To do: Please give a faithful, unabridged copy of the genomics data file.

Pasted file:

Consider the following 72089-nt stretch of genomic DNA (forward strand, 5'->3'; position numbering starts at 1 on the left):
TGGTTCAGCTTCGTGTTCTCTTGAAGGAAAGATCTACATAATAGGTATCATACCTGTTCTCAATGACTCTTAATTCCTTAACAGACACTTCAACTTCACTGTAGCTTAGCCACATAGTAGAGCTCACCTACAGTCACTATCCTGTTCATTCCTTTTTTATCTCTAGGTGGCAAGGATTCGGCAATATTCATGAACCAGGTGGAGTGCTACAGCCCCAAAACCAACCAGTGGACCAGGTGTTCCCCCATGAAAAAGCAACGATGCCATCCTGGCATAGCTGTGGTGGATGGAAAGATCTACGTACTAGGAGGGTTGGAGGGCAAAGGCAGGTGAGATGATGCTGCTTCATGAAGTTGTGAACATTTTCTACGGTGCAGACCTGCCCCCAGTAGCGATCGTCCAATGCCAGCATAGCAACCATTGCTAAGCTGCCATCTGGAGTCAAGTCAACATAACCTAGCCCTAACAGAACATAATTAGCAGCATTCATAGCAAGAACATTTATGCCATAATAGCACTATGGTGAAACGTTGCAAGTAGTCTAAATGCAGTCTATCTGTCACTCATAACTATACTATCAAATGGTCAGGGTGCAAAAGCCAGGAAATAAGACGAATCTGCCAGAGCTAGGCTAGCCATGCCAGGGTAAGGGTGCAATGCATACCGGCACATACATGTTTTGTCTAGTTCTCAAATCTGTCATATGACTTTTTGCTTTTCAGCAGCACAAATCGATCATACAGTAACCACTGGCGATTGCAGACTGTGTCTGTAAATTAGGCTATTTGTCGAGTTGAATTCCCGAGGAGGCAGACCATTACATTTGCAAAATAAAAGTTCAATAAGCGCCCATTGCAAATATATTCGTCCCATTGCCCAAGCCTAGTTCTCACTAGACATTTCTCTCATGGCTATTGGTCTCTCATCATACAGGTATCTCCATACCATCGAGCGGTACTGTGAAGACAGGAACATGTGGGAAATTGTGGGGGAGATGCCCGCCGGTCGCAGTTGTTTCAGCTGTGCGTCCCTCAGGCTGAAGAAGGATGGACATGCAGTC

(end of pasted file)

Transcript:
Consider the following 72089-nt stretch of genomic DNA (forward strand, 5'->3'; position numbering starts at 1 on the left):
TGGTTCAGCTTCGTGTTCTCTTGAAGGAAAGATCTACATAATAGGTATCATACCTGTTCTCAATGACTCTTAATTCCTTAACAGACACTTCAACTTCACTGTAGCTTAGCCACATAGTAGAGCTCACCTACAGTCACTATCCTGTTCATTCCTTTTTTATCTCTAGGTGGCAAGGATTCGGCAATATTCATGAACCAGGTGGAGTGCTACAGCCCCAAAACCAACCAGTGGACCAGGTGTTCCCCCATGAAAAAGCAACGATGCCATCCTGGCATAGCTGTGGTGGATGGAAAGATCTACGTACTAGGAGGGTTGGAGGGCAAAGGCAGGTGAGATGATGCTGCTTCATGAAGTTGTGAACATTTTCTACGGTGCAGACCTGCCCCCAGTAGCGATCGTCCAATGCCAGCATAGCAACCATTGCTAAGCTGCCATCTGGAGTCAAGTCAACATAACCTAGCCCTAACAGAACATAATTAGCAGCATTCATAGCAAGAACATTTATGCCATAATAGCACTATGGTGAAACGTTGCAAGTAGTCTAAATGCAGTCTATCTGTCACTCATAACTATACTATCAAATGGTCAGGGTGCAAAAGCCAGGAAATAAGACGAATCTGCCAGAGCTAGGCTAGCCATGCCAGGGTAAGGGTGCAATGCATACCGGCACATACATGTTTTGTCTAGTTCTCAAATCTGTCATATGACTTTTTGCTTTTCAGCAGCACAAATCGATCATACAGTAACCACTGGCGATTGCAGACTGTGTCTGTAAATTAGGCTATTTGTCGAGTTGAATTCCCGAGGAGGCAGACCATTACATTTGCAAAATAAAAGTTCAATAAGCGCCCATTGCAAATATATTCGTCCCATTGCCCAAGCCTAGTTCTCACTAGACATTTCTCTCATGGCTATTGGTCTCTCATCATACAGGTATCTCCATACCATCGAGCGGTACTGTGAAGACAGGAACATGTGGGAAATTGTGGGGGAGATGCCCGCCGGTCGCAGTTGTTTCAGCTGTGCGTCCCTCAGGCTGAAGAAGGATGGACATGCAGTC